When I retired, I wanted to give myself a memorable gift, something special
Rock ‘n’ roll legend Elvis Presley was an expert on fantasies. Not only did he live one with his climb from obscurity to become one of the most recognizable persons in the world, but he was famous for fulfilling the fantasies of others, sometimes even total strangers.
Imagine you are Menni Person, who was window-shopping in 1975 for a brand new Cadillac at a Memphis, Tenn., dealership. She is struggling with one of the most important buying decisions of her life.
With entourage in tow, Presley walks in, plunks down $140,000 for 13 new Cadillacs for family members and employees. And, oh yes, he says pointing to Person, a woman he had never met before, throw one in for her.
For us senior citizens, Cadillac has always been the embodiment of fantasy, class and luxury. To own one was announcing to the world that you had arrived.
When I retired several years ago, I wanted to give myself a memorable gift, something special, something I have always wanted, a fantasy gift that would remind me of my satisfying and successful professional career — journalist, editor and publisher — every time I used it.
When I saw the TV ad for the Cadillac CTS, all gleaming and shiny in crystal red tint coat, I yelled out loud, “That’s it.”
A sultry-voiced woman in the ad asked provocatively: “The real question is: When you turn your car on, does it return the favor?” Now, that, I thought was the essence of my fantasy.
Did I immediately run down to the local Cadillac dealership and make a deal for the $43,000 CTS? Of course not; I second-guessed myself for two months.
“This is preposterous,” I told myself. “I have a perfectly good car — a 2-year-old Chevy Malibu. But, wait a minute. We’re talking fantasy, an acknowledgment of nearly 50 years of hard work, clawing my way up the corporate ladder to the top job in my profession. Don’t I deserve something outlandish like this?
This internal debate went on for weeks. Finally, I conceded that there would be no harm in walking into the dealership, look around, get the lay of the land and have the salesperson give me a quote, which I would reject, and that would be that.
Before I did, however, I checked the Internet for the invoice price of the CTS I wanted. There were only two must-have options: the crystal red tint coat model (a $995 add-on) and a moon roof — something my son, Paul, insisted I needed — (a $900 addition). With tax and destination charges, this would up the price to nearly $44,000.
I calculated dealer incentives, the amount in my GM credit card cashback account and a fantasy amount I wanted in trade for my Chevy Malibu. I was sure that my outlandish demands for the trade-in would be a deal-breaker, even if we got that far.
When I left home, I never told my wife, Marie, where I was going. After all, I was only going window-shopping. No use getting her upset with my fantasy that was unlikely to be fulfilled, at least not that day. And, who knows, maybe an Elvis type might pop in while I was looking and say, “Oh, by the way, throw one in for that bald guy over there — the one salivating over that red CTS.”
Salesperson Bob Blum met me at the door and told me to visualize myself behind the wheel of this beauty. I was turned on, but I played it cool and nonchalant. He insisted that I take her for a test drive. During the next 20 minutes, my heart was pounding; I was in love.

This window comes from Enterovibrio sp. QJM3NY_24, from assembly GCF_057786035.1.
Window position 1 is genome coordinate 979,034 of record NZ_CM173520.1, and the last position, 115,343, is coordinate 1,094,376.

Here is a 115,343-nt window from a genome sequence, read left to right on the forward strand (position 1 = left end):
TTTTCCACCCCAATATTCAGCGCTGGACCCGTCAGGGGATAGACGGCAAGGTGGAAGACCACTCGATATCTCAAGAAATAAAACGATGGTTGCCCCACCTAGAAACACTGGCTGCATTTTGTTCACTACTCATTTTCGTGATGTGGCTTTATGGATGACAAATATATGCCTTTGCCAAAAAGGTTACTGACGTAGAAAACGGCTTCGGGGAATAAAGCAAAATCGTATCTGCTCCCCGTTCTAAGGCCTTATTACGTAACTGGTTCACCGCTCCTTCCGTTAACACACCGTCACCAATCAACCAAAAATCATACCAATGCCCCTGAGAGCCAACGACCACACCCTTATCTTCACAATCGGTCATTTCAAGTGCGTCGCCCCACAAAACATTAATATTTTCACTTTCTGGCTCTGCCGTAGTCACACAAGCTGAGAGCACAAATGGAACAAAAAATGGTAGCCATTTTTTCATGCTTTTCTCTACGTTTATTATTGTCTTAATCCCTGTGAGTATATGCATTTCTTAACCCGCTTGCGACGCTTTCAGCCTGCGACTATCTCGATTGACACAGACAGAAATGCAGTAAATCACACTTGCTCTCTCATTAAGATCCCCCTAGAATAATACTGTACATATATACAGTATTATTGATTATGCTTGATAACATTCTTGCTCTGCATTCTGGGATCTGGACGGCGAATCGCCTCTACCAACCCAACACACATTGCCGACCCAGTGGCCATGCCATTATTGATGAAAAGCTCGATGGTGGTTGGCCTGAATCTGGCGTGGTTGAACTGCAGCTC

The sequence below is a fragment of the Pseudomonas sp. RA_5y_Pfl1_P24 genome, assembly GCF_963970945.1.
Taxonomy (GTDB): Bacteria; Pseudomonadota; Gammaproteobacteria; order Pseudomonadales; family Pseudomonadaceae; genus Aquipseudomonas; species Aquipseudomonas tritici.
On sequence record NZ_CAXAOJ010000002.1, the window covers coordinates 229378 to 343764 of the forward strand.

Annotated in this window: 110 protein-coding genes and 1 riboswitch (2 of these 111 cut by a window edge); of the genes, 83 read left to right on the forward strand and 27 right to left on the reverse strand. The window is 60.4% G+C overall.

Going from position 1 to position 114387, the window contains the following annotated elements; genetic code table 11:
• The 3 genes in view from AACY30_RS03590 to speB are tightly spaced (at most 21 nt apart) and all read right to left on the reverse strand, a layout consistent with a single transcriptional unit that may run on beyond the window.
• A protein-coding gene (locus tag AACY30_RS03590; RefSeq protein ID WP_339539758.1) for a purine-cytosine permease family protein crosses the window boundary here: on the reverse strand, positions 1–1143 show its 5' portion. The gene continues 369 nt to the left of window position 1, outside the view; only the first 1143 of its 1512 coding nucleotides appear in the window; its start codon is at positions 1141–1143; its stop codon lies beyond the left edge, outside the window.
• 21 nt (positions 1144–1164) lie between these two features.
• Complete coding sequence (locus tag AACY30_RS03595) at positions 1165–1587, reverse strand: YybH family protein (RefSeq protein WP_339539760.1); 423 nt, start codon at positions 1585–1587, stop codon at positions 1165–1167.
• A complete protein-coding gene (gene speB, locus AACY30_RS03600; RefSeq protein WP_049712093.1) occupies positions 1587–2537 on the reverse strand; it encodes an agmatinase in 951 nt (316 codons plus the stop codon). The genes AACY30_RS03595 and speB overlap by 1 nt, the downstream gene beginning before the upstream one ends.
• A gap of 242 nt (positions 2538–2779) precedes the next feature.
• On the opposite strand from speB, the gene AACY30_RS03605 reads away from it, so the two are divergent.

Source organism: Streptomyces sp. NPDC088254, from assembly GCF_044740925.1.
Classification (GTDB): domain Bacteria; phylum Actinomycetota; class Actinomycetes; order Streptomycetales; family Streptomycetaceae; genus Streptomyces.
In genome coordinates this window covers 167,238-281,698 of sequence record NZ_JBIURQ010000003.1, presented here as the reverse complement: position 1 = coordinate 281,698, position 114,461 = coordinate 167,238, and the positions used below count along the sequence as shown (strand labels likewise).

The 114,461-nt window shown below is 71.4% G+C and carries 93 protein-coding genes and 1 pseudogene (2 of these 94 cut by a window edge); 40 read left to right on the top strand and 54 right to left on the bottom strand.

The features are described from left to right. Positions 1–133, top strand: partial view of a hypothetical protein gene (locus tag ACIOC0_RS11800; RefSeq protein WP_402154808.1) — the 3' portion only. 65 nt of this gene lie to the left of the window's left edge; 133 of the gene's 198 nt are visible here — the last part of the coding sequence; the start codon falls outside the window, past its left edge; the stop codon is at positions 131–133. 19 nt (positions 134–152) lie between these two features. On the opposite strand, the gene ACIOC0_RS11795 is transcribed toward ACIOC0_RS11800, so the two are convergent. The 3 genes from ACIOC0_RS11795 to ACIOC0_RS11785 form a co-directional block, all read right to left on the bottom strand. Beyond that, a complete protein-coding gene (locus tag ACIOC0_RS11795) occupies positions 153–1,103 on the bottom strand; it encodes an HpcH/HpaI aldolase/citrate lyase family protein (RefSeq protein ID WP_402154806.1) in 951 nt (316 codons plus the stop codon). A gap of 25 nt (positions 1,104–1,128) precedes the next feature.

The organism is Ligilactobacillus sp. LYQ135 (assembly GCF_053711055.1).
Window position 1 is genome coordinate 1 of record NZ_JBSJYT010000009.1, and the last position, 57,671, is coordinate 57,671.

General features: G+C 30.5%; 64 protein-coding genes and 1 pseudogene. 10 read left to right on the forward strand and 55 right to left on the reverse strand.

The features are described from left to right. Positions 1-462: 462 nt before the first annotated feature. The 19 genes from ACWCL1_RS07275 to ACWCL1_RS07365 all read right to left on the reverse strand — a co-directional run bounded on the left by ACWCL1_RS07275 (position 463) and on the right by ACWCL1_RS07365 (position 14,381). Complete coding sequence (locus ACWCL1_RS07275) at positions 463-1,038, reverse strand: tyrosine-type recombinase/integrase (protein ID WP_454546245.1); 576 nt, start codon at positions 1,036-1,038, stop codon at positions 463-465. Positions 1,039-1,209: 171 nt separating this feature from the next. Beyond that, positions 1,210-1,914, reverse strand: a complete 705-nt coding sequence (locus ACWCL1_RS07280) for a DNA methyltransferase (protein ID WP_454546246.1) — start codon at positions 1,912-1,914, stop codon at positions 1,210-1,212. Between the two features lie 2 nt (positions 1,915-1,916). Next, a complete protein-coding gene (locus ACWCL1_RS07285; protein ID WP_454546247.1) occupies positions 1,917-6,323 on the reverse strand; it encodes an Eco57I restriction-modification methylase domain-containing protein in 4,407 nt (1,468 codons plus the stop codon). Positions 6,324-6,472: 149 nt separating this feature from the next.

When we returned to the showroom, Bob and I started what turned out to be nearly three hours of negotiations. The model I test drove included my mandated options, plus a $3,350 “Performance Collection.” With generous manufacturer and dealer rebates, I was staring at a $43,000 car, including sales tax.
Next, I told Blum what I wanted for my Malibu. He looked up the car in the Blue Book, the dealer’s bible for used-car values. He gulped hard when he saw the gap between the Blue Book quote and what I wanted for my car. I told him my demand for the trade was non-negotiable — take it or leave it. Don’t forget: I had no intention of buying a car that day.
“Let me see what I can do,” he said dejectedly as he went to the sales manager’s office. He came back with an offer that was $2,500 less than my demand. Well, that’s that, I thought. I thanked Blum for his time and started to get up to leave. “Wait a minute,” he said. “Let’s compromise,” he suggested. No, I told him. I would not budge.
“Let me make one more try,” he begged. Off he went to see the sales manager again. About 10 minutes later, he returned. He quoted a number that was $1,500 less than what I wanted — a $1,000 increase over the original trade offer. I rejected it immediately and, again, started to get up to leave.
Blum suggested that the sales manager — Dave Mancinelli — talk to me directly. Fine, I said, thinking “talk is cheap.”
Mancinelli bounced into the room, shook my hand, and asked me for my rock-bottom number for my Malibu. I told him the same thing that I told Blum and advised him to take it or leave it.
“Can’t do it,” Mancinelli said. “I can throw in maybe another $500,” he added. Now, we were $1,000 apart. Again, I started to get up. “Give me a second,”Mancinelli said, as he started scribbling numbers on a notepad.
“I can add another $500 but not a penny more,” he finally said after about five minutes of calculations. As I started to leave, he flipped the pen into the air. “OK, OK,” he said. “I have some top-secret incentives I can use for occasions like this, so I am going to use two to get us together,” he said.
I couldn’t believe it. I was going to walk out of the dealership as the owner of my fantasy car with terms I dictated and — get this — no interest financing for 60 months.
I have been driving my CTS for nearly two years, and, yes, just in case you are wondering: It still turns me on every time I drive her.